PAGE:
OK, it’s time to get brutally honest. Today I’m going to blog about a taboo subject. It’s something that most missionaries experience at some point in their careers and yet NO ONE wants to talk about. It sounds sinful. At some point in their lives, most missionaries say to themselves, “I don’t want to go to church.”
Now before I pick that scab off, let me clarify, I USED TO LOVE going to church. I grew up in a ministry family and we were in church every time the doors were opened. The overwhelming majority of my childhood church memories are wonderful, so I’m not processing repressed emotions here. Then I grew up and had my own family. We became a ministry family too. As an adult, I saw the good, the bad and the ugly of ministry… but I still loved going to church. Even though Sunday was the longest work day of the week for us, I still loved going to church. It was all about Jesus! Yeah for Jesus!
I loved going to church, until I became a missionary.
With one change of location, church became something completely foreign to me. Church became the source of so much culture shock. The minute I set foot outside of my house in Latin America, a tidal wave of Spanish washes over me. I am swept out to sea. For two and a half hours (five in Mexico), I tread water every Sunday in church just waiting for someone to pull the plug and drain the ocean.
Let me describe my cultural shock, I mean my church experience, through the eyes of a Minnesotan transplanted to Latin America.
Because we’re missionaries, we feel obligated to put ourselves through this practice for Hell every single Sunday. We crowd into a VERY HOT room where everyone sits shoulder to shoulder, uncomfortably close. (We’re so close that by the end of the service I am wearing the perfume of the lady sitting next to me.) The music starts. Somewhere in the rules of the cosmos it is ordained that if you give a Latino a microphone they will wrap their lips around it and sing at the top of their lungs. I don’t know why, but it is true. For an hour and a half, the singers howl like banshees into the hottest sound system in a 10 block radius because the neighbors who don’t go to church just might get saved if they can hear the service in their living rooms. It’s hard to remember that this is about Jesus.
It does not matter if the drummer can keep a beat, he will pound the life out of those drums. The audience does not clap on 2 and 4, they clap on 1 and 3. (At each church we visit, my children always ask, “Mom, do we clap in English or in Spanish?) If there’s not a tambourine in the room, then you’re not in an Evangelical church. For the first year, my children would cry that their ears were hurting. I stuffed cotton balls in their ears every week. I think we’ve all lost a percentage of our hearing, because no one cries anymore. I can’t hear myself sing, but I think sound is coming out of my mouth. I guess I went deaf for Jesus.
The preaching… 90 minutes or more. Remember that I have about a 20 minute attention span on a Good Spanish Day. On the positive side, that’s a solid hour of Bible reading for me if my kids are behaving. Jesus likes Bible reading, right?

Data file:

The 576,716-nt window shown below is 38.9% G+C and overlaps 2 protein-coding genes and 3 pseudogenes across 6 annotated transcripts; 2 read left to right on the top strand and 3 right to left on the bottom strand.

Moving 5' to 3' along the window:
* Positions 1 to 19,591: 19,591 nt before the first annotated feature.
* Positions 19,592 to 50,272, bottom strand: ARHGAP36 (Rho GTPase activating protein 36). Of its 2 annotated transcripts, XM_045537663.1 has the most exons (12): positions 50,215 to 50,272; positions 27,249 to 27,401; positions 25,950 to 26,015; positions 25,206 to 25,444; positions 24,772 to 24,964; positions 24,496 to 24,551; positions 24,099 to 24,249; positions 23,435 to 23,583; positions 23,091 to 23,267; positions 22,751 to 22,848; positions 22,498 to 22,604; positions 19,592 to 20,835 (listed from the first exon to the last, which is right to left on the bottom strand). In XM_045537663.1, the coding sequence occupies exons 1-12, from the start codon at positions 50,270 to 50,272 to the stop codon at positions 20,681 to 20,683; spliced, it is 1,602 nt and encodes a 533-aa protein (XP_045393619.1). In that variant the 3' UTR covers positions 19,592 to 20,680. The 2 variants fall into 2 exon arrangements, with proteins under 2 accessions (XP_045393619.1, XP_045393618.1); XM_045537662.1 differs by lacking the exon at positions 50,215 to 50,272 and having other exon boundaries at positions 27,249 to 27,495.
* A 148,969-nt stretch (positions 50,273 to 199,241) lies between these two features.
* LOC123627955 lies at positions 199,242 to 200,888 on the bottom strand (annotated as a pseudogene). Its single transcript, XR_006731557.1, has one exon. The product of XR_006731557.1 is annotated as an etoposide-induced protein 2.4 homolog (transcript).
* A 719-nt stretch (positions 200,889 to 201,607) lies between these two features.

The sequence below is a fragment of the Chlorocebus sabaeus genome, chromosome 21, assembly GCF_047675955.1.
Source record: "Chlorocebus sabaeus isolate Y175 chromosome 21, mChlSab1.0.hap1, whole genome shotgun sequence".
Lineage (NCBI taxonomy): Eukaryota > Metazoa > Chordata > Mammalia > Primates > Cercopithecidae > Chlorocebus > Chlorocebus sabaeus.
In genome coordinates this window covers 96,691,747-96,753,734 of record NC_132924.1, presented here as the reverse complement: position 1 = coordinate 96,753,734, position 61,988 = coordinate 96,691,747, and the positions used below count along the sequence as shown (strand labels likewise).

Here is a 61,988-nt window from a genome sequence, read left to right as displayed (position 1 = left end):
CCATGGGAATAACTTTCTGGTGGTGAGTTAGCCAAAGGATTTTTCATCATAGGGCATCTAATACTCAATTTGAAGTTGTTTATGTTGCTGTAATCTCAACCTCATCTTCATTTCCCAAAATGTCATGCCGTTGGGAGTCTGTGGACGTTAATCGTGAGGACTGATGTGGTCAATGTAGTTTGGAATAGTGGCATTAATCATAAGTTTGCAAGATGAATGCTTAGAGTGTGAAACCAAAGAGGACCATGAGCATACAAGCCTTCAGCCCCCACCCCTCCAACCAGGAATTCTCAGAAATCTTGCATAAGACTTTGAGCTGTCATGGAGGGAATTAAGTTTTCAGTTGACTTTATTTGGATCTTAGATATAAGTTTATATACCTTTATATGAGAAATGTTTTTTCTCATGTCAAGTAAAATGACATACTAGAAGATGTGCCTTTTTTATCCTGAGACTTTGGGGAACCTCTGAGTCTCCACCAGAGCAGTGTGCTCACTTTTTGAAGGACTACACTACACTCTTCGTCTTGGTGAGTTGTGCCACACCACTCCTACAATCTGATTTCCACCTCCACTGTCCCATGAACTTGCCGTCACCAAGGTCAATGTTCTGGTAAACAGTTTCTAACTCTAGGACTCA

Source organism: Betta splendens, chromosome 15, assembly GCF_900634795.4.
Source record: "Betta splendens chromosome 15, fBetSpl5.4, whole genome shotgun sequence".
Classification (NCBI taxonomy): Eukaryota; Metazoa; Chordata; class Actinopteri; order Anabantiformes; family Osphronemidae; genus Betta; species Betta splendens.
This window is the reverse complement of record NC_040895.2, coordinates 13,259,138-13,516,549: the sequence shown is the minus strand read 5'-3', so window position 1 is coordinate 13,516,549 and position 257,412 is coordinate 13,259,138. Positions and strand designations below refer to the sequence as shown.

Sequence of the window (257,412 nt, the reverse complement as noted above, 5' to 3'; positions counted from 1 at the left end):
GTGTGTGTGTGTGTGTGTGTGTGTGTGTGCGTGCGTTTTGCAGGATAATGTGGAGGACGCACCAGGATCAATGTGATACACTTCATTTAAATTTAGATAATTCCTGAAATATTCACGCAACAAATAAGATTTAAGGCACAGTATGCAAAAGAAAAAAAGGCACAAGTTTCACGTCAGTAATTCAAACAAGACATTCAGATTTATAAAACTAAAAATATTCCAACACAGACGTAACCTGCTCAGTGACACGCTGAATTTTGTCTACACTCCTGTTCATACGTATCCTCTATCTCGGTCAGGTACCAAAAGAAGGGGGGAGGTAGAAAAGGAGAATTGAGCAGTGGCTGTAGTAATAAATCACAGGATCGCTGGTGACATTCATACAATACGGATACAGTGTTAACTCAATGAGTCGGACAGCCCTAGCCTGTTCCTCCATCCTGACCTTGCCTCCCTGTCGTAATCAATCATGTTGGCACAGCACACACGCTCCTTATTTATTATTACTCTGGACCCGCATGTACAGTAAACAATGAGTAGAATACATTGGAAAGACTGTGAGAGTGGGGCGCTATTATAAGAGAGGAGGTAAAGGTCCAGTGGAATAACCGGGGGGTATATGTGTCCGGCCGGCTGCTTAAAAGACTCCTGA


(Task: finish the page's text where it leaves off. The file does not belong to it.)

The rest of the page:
But my children are another trial. Every Sunday they become tormented by demons. There is more screaming and crying and fighting in our house on a Sunday morning than in all the rest of the week combined. By the time we get to church… I want to sell my kids to gypsies. IF there are classes for them, I can guarantee that they won’t want to go to them. I let them bring Polly Pockets and coloring books to service. They still whine and wiggle and annoy each other and basically drive me nuts for two and a half hours. I’m having a really hard time focusing on Jesus.
When Lucy was a baby I tried to acclimate her to going to the nursery, but each week I found myself sitting on the floor of the nursery picking up thumb tacks and staples from the carpet and taking batteries out of other babies’ mouths. Diapers were changed on a filthy twin mattress that took up most of the floor space. In the corner was a broken play pen. The corner of the play pen was held together with a rusty wire. Sometimes the toys were stored in the play pen, and sometimes children were stored there. Every toy in the room was broken and dirty. There were broken balloons mixed in the heap, and one time I found a tangle of an old telephone cord that someone thought the babies might like to chew on. There was no way I was leaving my child in here! I’m sure this has nothing to do with Jesus.
When we get in the car to go home, I congratulate myself on making it through another service. We won’t have to do this for a whole ‘nother week.
So this is what you won’t hear from the missionaries that are visiting your church to raise their budgets: Going to church? We dread it.
Sure there are things we learn to appreciate about it along the way, but for most missionary families, going to church is the most stressful thing we do all week long. I can tolerate the difficult shopping challenges, waiting in line until Jesus comes back, crazy drivers who break the law left and right, filth and poverty everywhere, the heat, the smell, the prehistoric sized bugs, beans and rice with every meal, punching through the language barrier. But when you take away my familiar church experience and replace it with THAT it’s like the cloud that can’t contain one more drop. The cloud bursts and an ocean rains down on me. I’m drowning in cultural differences.
I know I’m not alone in feeling this way. I’m not the only missionary that has said to herself, “I hate going to church.” Sometime when you have a missionary all alone in a quiet booth at Denny’s, ask them how they feel about church and let them be brutally honest with you. It’s a relief to be able to admit it. I don’t want to go to church.